• Transporting loose residue may be the least expensive alternative when the one-way transportation distance is less than 25 miles (Spinelli et al. 2007).
  • To the extent possible, make sure that transport trailers are as full as legally possible when they leave the in-woods harvest site.
  • Roll-on-roll-off containers are finding their way into biomass transportation systems. Containers can be loaded on forwarders and taken to roadside for loading on trucks for further processing. They allow for gathering of small debris that would otherwise be left within the harvested site.

General Considerations

  • Do not expect to collect lots of logging residues per acre. Following the 80-20 rule-of-thumb, the first 80 percent of residues may be relatively easy and cheap to collect, process, and transport. The more you go after the little pieces, the higher the average cost per ton.
  • Reduce unnecessary operations and limit the handling of materials. Integrate biomass recovery into the merchantable product harvesting operation to gain operational efficiencies. If you try to collect residues from a conventional system after harvest, they will be more costly to recover than residues from a harvest that anticipated residue collection. While it may not take any more time to put all the residues in one place compared to scattered, it makes a huge difference in the cost to further recover biomass.
  • If woody biomass is to be removed using a two-pass system, pile unconsolidated biomass as close as possible to the conventional landing for later processing and transport.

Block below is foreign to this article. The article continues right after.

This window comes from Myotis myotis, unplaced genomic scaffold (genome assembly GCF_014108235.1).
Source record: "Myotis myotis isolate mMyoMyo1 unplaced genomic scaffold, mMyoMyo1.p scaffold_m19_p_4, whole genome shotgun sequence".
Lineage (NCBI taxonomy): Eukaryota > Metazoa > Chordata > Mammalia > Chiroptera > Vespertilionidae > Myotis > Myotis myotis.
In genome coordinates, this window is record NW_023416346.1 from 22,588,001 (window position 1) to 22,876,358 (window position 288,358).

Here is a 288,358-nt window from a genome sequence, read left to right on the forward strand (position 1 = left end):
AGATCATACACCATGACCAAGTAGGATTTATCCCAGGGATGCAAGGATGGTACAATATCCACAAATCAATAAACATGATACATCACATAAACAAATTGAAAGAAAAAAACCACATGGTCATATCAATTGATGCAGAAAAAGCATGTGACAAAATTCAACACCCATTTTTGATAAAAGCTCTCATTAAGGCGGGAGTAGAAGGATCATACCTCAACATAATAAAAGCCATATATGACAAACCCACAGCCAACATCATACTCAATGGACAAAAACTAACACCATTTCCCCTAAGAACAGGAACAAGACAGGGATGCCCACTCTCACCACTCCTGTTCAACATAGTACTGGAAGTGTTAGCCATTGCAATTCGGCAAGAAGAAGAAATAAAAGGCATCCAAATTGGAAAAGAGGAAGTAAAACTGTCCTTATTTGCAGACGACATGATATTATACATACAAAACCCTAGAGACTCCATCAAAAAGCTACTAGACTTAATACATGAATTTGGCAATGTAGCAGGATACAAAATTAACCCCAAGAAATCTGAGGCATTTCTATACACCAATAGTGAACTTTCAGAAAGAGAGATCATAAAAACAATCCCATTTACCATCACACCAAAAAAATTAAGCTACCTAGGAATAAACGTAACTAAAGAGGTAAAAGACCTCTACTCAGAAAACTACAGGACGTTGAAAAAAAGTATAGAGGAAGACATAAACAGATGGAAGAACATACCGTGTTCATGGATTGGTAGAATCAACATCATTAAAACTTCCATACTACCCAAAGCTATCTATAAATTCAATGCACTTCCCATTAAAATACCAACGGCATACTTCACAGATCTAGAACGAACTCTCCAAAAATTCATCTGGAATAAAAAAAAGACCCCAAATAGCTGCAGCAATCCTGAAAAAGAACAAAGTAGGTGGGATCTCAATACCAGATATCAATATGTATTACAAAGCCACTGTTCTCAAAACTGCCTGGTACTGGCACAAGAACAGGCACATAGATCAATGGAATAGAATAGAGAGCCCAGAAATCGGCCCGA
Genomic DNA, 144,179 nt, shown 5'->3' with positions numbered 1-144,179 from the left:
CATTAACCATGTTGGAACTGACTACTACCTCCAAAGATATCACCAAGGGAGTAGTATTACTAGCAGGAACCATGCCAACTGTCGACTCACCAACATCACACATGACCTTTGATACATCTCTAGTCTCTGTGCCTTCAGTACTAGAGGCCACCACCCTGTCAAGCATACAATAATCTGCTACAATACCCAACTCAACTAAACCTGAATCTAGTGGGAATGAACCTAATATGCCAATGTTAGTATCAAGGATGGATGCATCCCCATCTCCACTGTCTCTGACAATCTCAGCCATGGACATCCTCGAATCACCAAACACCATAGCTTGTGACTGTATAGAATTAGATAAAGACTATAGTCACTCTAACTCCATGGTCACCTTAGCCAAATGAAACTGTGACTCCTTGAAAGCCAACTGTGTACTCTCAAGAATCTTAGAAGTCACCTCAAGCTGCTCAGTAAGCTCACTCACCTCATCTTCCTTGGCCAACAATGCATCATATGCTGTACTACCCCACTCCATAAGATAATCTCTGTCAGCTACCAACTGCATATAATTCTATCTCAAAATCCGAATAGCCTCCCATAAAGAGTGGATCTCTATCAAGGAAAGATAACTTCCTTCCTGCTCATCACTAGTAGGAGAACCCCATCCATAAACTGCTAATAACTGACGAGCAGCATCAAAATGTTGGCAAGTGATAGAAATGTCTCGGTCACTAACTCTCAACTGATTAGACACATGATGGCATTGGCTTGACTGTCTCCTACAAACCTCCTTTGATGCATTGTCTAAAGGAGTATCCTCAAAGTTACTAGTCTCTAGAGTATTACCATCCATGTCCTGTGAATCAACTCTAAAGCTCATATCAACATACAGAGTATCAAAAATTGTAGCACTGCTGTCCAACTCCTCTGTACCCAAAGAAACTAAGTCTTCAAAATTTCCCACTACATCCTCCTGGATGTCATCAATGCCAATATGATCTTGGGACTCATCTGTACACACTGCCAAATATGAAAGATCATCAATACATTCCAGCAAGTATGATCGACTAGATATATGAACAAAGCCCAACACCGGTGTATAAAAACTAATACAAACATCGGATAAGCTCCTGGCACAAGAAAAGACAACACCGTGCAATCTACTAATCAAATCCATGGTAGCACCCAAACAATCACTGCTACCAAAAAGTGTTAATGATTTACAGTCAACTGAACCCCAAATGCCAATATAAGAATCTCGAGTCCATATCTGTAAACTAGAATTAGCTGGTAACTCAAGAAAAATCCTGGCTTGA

• While the transportation of biomass which has been air dried to reduce its weight is advantageous because it reduces transportation costs, dry biomass may be more difficult to comminute (chip, grind or shred).
  • If the woody biomass will not be chipped, ground, or shredded in-woods, handling (e.g., loading, subsequent processing) will be more efficient it the material is compressed, bound, and then bundled of stored in a road transport bin (Rummer et al. 2004).
  • Identify the piece of machinery that is most expensive to own and maintain a high level of production for that machine. Make sure that the machinery is designed to handle the volume it is expected to process.
  • If biomass processing is a secondary product of your operation, make sure that it does not interfere with production of the primary product as it could lower overall profitability and productivity.
  • Composite residue logs (CRLs) require new equipment (i.e., a bundler that is either mounted on a forwarder or trailer) but allow transport on conventional log truck and trailer rigs. The receiving facility must have comminution capability.
  • In-woods portable pyrolysis units that convert biomass into bio-oil in the woods are being considered. They represent a real cost-effective opportunity as they result in fuel, and not wood, being transported.

References

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There are many factors that help determine the use woody biomass for energy production.  Below we consider the decision-making points involved in the process.  

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USDA / NIFA

This work is supported by the USDA National Institute of Food and Agriculture, New Technologies for Ag Extension project.